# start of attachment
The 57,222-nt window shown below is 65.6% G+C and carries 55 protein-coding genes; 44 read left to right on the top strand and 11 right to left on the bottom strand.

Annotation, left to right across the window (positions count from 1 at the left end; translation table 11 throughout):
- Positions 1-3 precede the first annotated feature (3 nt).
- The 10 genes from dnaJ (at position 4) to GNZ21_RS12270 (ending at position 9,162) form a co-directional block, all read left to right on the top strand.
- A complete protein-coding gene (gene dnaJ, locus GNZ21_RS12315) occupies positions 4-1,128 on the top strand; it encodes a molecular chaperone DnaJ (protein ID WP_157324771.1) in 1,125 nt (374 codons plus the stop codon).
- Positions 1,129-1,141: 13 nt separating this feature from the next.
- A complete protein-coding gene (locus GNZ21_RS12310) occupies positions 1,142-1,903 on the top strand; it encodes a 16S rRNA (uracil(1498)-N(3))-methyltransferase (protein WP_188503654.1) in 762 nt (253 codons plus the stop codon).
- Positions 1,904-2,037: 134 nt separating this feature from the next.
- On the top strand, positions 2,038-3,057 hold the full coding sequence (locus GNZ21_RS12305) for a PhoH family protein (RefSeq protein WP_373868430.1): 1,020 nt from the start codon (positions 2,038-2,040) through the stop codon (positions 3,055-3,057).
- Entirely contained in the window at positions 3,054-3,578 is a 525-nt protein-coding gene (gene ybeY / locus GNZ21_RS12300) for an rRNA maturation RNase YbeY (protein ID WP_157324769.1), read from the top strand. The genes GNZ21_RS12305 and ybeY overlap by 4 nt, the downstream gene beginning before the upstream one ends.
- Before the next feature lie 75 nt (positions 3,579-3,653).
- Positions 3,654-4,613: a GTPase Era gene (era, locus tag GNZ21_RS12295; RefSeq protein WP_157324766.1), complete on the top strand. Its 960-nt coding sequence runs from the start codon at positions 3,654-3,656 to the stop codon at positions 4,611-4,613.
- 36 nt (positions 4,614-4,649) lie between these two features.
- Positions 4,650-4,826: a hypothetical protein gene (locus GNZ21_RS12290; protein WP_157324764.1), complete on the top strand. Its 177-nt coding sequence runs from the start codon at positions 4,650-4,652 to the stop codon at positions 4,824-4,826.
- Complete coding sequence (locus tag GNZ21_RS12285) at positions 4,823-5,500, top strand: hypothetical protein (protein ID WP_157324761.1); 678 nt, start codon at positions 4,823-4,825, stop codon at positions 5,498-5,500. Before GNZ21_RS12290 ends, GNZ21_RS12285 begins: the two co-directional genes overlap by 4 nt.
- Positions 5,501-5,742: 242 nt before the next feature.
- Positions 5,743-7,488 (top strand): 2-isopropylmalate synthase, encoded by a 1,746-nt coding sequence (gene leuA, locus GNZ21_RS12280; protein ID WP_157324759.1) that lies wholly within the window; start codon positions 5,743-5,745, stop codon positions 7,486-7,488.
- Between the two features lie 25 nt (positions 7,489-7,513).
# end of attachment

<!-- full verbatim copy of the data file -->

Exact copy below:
The 57,222-nt window shown below is 65.6% G+C and carries 55 protein-coding genes; 44 read left to right on the top strand and 11 right to left on the bottom strand.

Annotation, left to right across the window (positions count from 1 at the left end; translation table 11 throughout):
- Positions 1-3 precede the first annotated feature (3 nt).
- The 10 genes from dnaJ (at position 4) to GNZ21_RS12270 (ending at position 9,162) form a co-directional block, all read left to right on the top strand.
- A complete protein-coding gene (gene dnaJ, locus GNZ21_RS12315) occupies positions 4-1,128 on the top strand; it encodes a molecular chaperone DnaJ (protein ID WP_157324771.1) in 1,125 nt (374 codons plus the stop codon).
- Positions 1,129-1,141: 13 nt separating this feature from the next.
- A complete protein-coding gene (locus GNZ21_RS12310) occupies positions 1,142-1,903 on the top strand; it encodes a 16S rRNA (uracil(1498)-N(3))-methyltransferase (protein WP_188503654.1) in 762 nt (253 codons plus the stop codon).
- Positions 1,904-2,037: 134 nt separating this feature from the next.
- On the top strand, positions 2,038-3,057 hold the full coding sequence (locus GNZ21_RS12305) for a PhoH family protein (RefSeq protein WP_373868430.1): 1,020 nt from the start codon (positions 2,038-2,040) through the stop codon (positions 3,055-3,057).
- Entirely contained in the window at positions 3,054-3,578 is a 525-nt protein-coding gene (gene ybeY / locus GNZ21_RS12300) for an rRNA maturation RNase YbeY (protein ID WP_157324769.1), read from the top strand. The genes GNZ21_RS12305 and ybeY overlap by 4 nt, the downstream gene beginning before the upstream one ends.
- Before the next feature lie 75 nt (positions 3,579-3,653).
- Positions 3,654-4,613: a GTPase Era gene (era, locus tag GNZ21_RS12295; RefSeq protein WP_157324766.1), complete on the top strand. Its 960-nt coding sequence runs from the start codon at positions 3,654-3,656 to the stop codon at positions 4,611-4,613.
- 36 nt (positions 4,614-4,649) lie between these two features.
- Positions 4,650-4,826: a hypothetical protein gene (locus GNZ21_RS12290; protein WP_157324764.1), complete on the top strand. Its 177-nt coding sequence runs from the start codon at positions 4,650-4,652 to the stop codon at positions 4,824-4,826.
- Complete coding sequence (locus tag GNZ21_RS12285) at positions 4,823-5,500, top strand: hypothetical protein (protein ID WP_157324761.1); 678 nt, start codon at positions 4,823-4,825, stop codon at positions 5,498-5,500. Before GNZ21_RS12290 ends, GNZ21_RS12285 begins: the two co-directional genes overlap by 4 nt.
- Positions 5,501-5,742: 242 nt before the next feature.
- Positions 5,743-7,488 (top strand): 2-isopropylmalate synthase, encoded by a 1,746-nt coding sequence (gene leuA, locus GNZ21_RS12280; protein ID WP_157324759.1) that lies wholly within the window; start codon positions 5,743-5,745, stop codon positions 7,486-7,488.
- Between the two features lie 25 nt (positions 7,489-7,513).